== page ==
FDA Orders “Unique” Restriction on Essure
Essure, the permanent birth control device made by Bayer, has come under serious scrutiny in recent years. Concerns over safety and numerous reported complications have contributed to the device being pulled from sale in most global markets, save for the United States. Now, following renewed criticisms from patients and attorneys, the Food and Drug Administration has issued what it calls a “unique type” of restriction on Essure.
The change will restrict Essure sales to doctors and healthcare facilities that provide patients with a specific brochure detailing the risks of the device, specifically referencing possible perforation of the uterus and fallopian tubes, device migration, and allergic reactions to nickel. The FDA added that only patients who read and sign the brochure will be able to have the device implanted.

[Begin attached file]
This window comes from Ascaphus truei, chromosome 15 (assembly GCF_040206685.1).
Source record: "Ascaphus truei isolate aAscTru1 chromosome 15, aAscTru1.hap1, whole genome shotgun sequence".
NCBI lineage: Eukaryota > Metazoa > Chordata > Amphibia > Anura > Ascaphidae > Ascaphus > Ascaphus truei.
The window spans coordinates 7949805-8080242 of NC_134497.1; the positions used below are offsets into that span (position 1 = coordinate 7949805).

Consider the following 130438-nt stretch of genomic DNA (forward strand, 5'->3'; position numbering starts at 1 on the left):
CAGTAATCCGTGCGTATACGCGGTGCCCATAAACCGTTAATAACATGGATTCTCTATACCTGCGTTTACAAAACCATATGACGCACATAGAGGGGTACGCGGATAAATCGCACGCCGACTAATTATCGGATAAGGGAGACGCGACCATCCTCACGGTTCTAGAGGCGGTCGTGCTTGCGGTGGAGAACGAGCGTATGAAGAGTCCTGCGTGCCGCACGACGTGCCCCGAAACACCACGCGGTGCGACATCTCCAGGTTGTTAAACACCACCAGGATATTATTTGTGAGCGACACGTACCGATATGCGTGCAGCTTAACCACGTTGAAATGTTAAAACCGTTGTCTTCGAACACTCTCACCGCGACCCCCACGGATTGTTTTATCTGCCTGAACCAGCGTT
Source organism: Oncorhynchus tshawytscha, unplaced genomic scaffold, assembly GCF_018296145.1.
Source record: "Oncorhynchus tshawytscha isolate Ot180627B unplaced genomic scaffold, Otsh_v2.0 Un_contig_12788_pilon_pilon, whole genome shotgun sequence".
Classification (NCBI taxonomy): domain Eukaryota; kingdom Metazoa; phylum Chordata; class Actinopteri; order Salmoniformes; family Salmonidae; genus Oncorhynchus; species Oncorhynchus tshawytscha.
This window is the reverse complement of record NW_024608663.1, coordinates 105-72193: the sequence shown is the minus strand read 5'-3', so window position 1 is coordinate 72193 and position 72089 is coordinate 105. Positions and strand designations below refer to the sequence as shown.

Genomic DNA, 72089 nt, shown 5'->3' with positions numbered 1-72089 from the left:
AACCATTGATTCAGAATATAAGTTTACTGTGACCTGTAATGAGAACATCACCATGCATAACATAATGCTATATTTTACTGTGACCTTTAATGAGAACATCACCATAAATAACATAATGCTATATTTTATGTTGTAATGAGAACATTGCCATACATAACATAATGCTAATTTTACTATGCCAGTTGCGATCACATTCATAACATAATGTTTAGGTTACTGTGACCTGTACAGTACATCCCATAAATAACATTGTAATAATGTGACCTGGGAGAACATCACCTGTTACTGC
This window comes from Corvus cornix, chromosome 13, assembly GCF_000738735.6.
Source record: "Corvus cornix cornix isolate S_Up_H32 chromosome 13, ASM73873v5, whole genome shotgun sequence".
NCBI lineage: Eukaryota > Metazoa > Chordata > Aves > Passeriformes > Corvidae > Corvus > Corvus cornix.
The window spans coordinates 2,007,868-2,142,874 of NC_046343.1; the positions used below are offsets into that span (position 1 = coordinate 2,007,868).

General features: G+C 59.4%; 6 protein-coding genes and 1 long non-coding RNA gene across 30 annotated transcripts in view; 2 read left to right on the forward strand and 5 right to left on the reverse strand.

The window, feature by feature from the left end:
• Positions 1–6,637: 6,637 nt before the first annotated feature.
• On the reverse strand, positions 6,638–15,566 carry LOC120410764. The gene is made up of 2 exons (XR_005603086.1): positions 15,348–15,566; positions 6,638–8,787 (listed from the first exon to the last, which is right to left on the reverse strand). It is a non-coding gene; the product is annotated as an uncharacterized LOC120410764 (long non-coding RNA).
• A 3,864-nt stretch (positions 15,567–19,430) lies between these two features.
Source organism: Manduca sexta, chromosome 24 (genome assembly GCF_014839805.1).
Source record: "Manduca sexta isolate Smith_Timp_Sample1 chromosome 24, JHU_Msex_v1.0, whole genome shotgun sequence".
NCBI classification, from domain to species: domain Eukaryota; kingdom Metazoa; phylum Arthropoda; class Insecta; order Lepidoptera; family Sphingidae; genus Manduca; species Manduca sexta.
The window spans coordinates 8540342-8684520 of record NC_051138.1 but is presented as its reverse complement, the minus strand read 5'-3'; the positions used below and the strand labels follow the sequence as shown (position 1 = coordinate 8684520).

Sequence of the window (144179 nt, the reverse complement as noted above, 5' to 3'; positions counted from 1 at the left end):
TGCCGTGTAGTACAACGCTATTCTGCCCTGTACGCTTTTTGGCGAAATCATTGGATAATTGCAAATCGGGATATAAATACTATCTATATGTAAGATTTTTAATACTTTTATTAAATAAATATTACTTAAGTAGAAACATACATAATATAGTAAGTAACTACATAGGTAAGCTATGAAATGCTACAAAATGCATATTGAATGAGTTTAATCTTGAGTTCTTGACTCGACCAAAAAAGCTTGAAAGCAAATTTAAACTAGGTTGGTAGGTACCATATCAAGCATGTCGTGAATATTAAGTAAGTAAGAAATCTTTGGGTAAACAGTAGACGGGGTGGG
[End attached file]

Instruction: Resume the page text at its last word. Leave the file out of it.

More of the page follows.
“Despite previous efforts to alert women to the potential complications of Essure, we know that some patients still aren’t receiving this important information,” FDA Commissioner Scott Gottlieb said in a statement Monday. “This is simply unacceptable.”
This change in policy is likely a result of the FDA’s recent statement about the device, which was delivered following a meeting with concerned patients who were affected by Essure. In the official statement, the FDA revealed that they had received nearly 12,000 reports of complications in 2017. The bulk of these complaints were received in the last quarter of the year, through cases made available by plaintiff attorneys overseeing the litigation.
While this isn’t the outright ban that most advocates and injured parties have been pleading for, it’s further evidence to support the significant risks posed by the device.